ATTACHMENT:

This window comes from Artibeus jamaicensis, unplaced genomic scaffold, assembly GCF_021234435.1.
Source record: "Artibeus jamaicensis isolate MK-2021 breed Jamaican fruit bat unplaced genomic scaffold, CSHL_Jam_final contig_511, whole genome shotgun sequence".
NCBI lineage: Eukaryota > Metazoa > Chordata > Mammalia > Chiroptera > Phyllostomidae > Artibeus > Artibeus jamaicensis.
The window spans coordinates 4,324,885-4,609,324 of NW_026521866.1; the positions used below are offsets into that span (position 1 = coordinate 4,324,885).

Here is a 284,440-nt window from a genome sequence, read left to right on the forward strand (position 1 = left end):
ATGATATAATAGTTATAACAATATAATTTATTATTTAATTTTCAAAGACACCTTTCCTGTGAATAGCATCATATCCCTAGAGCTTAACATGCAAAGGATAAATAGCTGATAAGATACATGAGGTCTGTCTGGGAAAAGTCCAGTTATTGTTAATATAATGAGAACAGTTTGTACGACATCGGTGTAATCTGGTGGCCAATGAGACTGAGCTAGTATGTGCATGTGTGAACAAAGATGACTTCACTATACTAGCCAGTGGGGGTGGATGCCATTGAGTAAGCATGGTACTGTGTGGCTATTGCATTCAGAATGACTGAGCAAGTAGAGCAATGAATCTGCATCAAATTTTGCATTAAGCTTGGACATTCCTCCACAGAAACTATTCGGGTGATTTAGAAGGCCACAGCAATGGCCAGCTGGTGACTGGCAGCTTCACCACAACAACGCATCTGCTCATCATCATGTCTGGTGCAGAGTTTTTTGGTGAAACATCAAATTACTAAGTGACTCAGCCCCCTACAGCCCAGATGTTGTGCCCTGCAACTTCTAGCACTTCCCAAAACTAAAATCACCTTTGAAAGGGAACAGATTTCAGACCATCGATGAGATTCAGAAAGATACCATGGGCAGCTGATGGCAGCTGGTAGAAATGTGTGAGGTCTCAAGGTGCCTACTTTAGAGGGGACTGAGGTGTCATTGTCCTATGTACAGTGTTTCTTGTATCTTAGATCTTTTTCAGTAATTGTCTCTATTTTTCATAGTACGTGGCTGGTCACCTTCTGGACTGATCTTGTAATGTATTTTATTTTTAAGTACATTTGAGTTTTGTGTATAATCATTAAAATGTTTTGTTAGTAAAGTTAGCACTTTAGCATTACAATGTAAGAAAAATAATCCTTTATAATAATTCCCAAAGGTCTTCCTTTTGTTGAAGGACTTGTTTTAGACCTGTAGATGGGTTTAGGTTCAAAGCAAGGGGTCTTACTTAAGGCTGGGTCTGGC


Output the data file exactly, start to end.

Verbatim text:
This window comes from Artibeus jamaicensis, unplaced genomic scaffold, assembly GCF_021234435.1.
Source record: "Artibeus jamaicensis isolate MK-2021 breed Jamaican fruit bat unplaced genomic scaffold, CSHL_Jam_final contig_511, whole genome shotgun sequence".
NCBI lineage: Eukaryota > Metazoa > Chordata > Mammalia > Chiroptera > Phyllostomidae > Artibeus > Artibeus jamaicensis.
The window spans coordinates 4,324,885-4,609,324 of NW_026521866.1; the positions used below are offsets into that span (position 1 = coordinate 4,324,885).

Here is a 284,440-nt window from a genome sequence, read left to right on the forward strand (position 1 = left end):
ATGATATAATAGTTATAACAATATAATTTATTATTTAATTTTCAAAGACACCTTTCCTGTGAATAGCATCATATCCCTAGAGCTTAACATGCAAAGGATAAATAGCTGATAAGATACATGAGGTCTGTCTGGGAAAAGTCCAGTTATTGTTAATATAATGAGAACAGTTTGTACGACATCGGTGTAATCTGGTGGCCAATGAGACTGAGCTAGTATGTGCATGTGTGAACAAAGATGACTTCACTATACTAGCCAGTGGGGGTGGATGCCATTGAGTAAGCATGGTACTGTGTGGCTATTGCATTCAGAATGACTGAGCAAGTAGAGCAATGAATCTGCATCAAATTTTGCATTAAGCTTGGACATTCCTCCACAGAAACTATTCGGGTGATTTAGAAGGCCACAGCAATGGCCAGCTGGTGACTGGCAGCTTCACCACAACAACGCATCTGCTCATCATCATGTCTGGTGCAGAGTTTTTTGGTGAAACATCAAATTACTAAGTGACTCAGCCCCCTACAGCCCAGATGTTGTGCCCTGCAACTTCTAGCACTTCCCAAAACTAAAATCACCTTTGAAAGGGAACAGATTTCAGACCATCGATGAGATTCAGAAAGATACCATGGGCAGCTGATGGCAGCTGGTAGAAATGTGTGAGGTCTCAAGGTGCCTACTTTAGAGGGGACTGAGGTGTCATTGTCCTATGTACAGTGTTTCTTGTATCTTAGATCTTTTTCAGTAATTGTCTCTATTTTTCATAGTACGTGGCTGGTCACCTTCTGGACTGATCTTGTAATGTATTTTATTTTTAAGTACATTTGAGTTTTGTGTATAATCATTAAAATGTTTTGTTAGTAAAGTTAGCACTTTAGCATTACAATGTAAGAAAAATAATCCTTTATAATAATTCCCAAAGGTCTTCCTTTTGTTGAAGGACTTGTTTTAGACCTGTAGATGGGTTTAGGTTCAAAGCAAGGGGTCTTACTTAAGGCTGGGTCTGGC